Let’s consider several different approaches. The Magen Avraham (Rabbi Abraham Gombiner, 1637-1683), in his commentary to the Orach Chaim section of the Shulchan Aruch (Siman 263), explains that this seeming discrepancy 50th and 51st days of our count (the 6th and 7th days of Sivan) serves as our source that ‘yom tov sheni of galus’ (the second day of the festival in the Diaspora) actually has its roots in the Torah. After all, throughout the Diaspora we have a second day of Shavuot – the seventh of Sivan, and the 51st day from Passover – which turns out to be when the Torah was actually given. When we remember that the Torah was indeed given in the desert and not in Israel, it makes sense that we received it on the second day of the Festival, celebrated throughout the Jewish Diaspora.
Hence we have an ingenious source – a biblical source, no less – for the institution of the second day of the festival in the Diaspora (the Talmud in Beitza, 2b and 3a, explains the second day in terms of the Jews of Babylon not always knowing when the month began and when the Festival was supposed to be celebrated).
Fascinatingly enough, the Shelah HaKadosh (R. Isaiah Horowitz, 1565-1630) gave a reason for the second day of the Festival in the Diaspora which fits in very nicely with the Shavuot reckoning. He argues that life in the Diaspora – because it is based upon gentile customs and a gentile calendar – is far more removed from Jewishness than is life in Israel. Hence it is twice as difficult in the Diaspora to feel the exodus, to experience Divine Protection, to sense the revelation, than it is in Israel.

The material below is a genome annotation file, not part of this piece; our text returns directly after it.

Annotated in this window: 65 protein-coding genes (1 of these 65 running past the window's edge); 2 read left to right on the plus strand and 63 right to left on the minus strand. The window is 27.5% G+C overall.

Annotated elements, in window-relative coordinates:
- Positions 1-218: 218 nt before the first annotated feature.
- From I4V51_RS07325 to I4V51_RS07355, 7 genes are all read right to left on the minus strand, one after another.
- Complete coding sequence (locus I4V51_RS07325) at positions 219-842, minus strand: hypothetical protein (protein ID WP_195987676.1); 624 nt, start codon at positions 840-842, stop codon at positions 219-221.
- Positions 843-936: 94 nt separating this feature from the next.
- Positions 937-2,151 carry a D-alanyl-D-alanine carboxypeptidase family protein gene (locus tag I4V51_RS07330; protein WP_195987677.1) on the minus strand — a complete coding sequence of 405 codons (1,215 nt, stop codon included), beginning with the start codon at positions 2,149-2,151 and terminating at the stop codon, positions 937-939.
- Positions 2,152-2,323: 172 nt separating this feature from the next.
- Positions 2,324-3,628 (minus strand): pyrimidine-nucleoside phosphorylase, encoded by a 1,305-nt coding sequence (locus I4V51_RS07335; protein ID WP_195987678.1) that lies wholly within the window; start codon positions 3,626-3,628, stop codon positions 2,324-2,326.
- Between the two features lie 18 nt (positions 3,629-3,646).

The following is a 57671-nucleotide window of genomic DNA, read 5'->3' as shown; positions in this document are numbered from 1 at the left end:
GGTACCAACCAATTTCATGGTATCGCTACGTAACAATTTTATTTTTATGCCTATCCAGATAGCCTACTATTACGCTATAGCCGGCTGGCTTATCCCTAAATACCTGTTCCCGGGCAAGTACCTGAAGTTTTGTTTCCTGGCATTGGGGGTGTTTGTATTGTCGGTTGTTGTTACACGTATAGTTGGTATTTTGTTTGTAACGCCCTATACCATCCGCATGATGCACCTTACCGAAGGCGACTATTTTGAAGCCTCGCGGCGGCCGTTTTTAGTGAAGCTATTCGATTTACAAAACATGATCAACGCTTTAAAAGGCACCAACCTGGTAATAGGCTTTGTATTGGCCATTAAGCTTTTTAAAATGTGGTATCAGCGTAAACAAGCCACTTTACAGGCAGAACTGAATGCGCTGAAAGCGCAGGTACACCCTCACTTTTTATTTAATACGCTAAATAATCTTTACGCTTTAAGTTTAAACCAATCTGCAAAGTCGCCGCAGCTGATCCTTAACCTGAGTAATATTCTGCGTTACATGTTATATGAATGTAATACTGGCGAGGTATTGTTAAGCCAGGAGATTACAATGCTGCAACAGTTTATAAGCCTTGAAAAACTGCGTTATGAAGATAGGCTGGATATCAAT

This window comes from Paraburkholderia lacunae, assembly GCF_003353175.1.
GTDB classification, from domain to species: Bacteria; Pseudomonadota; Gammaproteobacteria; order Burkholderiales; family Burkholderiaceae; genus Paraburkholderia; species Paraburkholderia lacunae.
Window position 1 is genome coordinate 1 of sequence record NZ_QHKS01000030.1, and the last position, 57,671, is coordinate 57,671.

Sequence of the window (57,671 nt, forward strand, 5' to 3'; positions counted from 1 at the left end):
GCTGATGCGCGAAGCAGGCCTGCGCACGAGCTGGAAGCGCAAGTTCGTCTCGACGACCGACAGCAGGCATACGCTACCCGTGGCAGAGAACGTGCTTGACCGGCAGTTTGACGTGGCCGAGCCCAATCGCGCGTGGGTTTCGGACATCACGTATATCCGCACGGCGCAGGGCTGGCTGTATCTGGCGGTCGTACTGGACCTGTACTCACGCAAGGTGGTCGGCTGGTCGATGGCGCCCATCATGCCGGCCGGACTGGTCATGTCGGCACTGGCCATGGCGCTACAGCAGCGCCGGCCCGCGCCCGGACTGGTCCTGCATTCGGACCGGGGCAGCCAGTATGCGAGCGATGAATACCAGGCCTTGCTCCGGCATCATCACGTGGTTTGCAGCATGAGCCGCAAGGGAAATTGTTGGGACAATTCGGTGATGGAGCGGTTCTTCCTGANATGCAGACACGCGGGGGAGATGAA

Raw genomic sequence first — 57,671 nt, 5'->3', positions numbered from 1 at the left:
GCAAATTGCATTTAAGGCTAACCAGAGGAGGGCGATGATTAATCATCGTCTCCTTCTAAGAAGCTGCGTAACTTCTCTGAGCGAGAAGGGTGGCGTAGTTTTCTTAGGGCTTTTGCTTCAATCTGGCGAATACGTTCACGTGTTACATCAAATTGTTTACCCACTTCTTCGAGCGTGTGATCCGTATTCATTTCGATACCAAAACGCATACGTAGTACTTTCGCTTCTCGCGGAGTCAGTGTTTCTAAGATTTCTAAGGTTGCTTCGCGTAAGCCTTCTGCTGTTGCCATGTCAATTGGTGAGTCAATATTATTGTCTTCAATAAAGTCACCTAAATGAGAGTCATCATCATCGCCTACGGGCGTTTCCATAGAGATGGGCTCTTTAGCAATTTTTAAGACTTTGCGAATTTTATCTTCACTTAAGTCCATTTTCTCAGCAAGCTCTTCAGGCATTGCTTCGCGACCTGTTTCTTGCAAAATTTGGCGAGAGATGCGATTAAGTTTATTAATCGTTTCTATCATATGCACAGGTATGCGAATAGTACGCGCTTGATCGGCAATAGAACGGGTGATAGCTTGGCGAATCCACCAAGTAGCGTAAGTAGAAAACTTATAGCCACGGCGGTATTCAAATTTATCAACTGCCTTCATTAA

From this perspective, the Book of Ruth, which we read on Shavuot, merely confirms the hardships of remaining Jewish outside of Israel, and thus silently confirms the need for a second day of the Festival outside of Israel. After all, the story of Ruth is not only the tale of a sincere Jew-by-choice who becomes grandmother to King David, progenitor of the Messiah.
The book opens when Elimelech [a nobleman in Israel whose name means, “G d is my King”] leaves famine-ridden Bethlehem in search of greener pastures in Moab. He soon discovers that his decision to leave Israel was a disaster. His two sons, Machlon and Kilyon [whose names mean “illness” and “destruction”] marry Moabite women and die before producing any heirs. He may have saved some money, but he sacrificed Jewish continuity. And so this not untypical family that leaves the ‘house of bread’ ends up encountering a ‘world of death and illusion.’